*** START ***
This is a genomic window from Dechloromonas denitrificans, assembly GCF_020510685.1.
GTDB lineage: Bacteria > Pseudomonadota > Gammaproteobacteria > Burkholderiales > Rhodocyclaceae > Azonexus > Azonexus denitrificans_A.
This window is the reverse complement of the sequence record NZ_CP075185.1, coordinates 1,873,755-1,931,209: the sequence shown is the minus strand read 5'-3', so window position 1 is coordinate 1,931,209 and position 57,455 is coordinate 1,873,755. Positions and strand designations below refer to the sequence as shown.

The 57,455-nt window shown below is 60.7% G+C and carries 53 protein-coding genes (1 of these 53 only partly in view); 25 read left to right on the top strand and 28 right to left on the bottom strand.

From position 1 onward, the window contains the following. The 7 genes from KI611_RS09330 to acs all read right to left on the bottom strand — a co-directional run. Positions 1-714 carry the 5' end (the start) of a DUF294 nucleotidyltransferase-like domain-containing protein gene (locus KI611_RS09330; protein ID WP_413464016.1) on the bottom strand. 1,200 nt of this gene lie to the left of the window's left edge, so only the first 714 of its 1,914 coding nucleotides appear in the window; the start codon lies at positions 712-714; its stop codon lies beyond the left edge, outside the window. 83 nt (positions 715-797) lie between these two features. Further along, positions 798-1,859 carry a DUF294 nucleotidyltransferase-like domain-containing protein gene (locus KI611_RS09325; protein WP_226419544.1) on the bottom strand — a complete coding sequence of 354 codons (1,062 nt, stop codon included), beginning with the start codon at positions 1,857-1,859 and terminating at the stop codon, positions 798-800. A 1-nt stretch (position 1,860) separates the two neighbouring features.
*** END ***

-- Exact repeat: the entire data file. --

This is a genomic window from Dechloromonas denitrificans, assembly GCF_020510685.1.
GTDB lineage: Bacteria > Pseudomonadota > Gammaproteobacteria > Burkholderiales > Rhodocyclaceae > Azonexus > Azonexus denitrificans_A.
This window is the reverse complement of the sequence record NZ_CP075185.1, coordinates 1,873,755-1,931,209: the sequence shown is the minus strand read 5'-3', so window position 1 is coordinate 1,931,209 and position 57,455 is coordinate 1,873,755. Positions and strand designations below refer to the sequence as shown.

The 57,455-nt window shown below is 60.7% G+C and carries 53 protein-coding genes (1 of these 53 only partly in view); 25 read left to right on the top strand and 28 right to left on the bottom strand.

From position 1 onward, the window contains the following. The 7 genes from KI611_RS09330 to acs all read right to left on the bottom strand — a co-directional run. Positions 1-714 carry the 5' end (the start) of a DUF294 nucleotidyltransferase-like domain-containing protein gene (locus KI611_RS09330; protein ID WP_413464016.1) on the bottom strand. 1,200 nt of this gene lie to the left of the window's left edge, so only the first 714 of its 1,914 coding nucleotides appear in the window; the start codon lies at positions 712-714; its stop codon lies beyond the left edge, outside the window. 83 nt (positions 715-797) lie between these two features. Further along, positions 798-1,859 carry a DUF294 nucleotidyltransferase-like domain-containing protein gene (locus KI611_RS09325; protein WP_226419544.1) on the bottom strand — a complete coding sequence of 354 codons (1,062 nt, stop codon included), beginning with the start codon at positions 1,857-1,859 and terminating at the stop codon, positions 798-800. A 1-nt stretch (position 1,860) separates the two neighbouring features.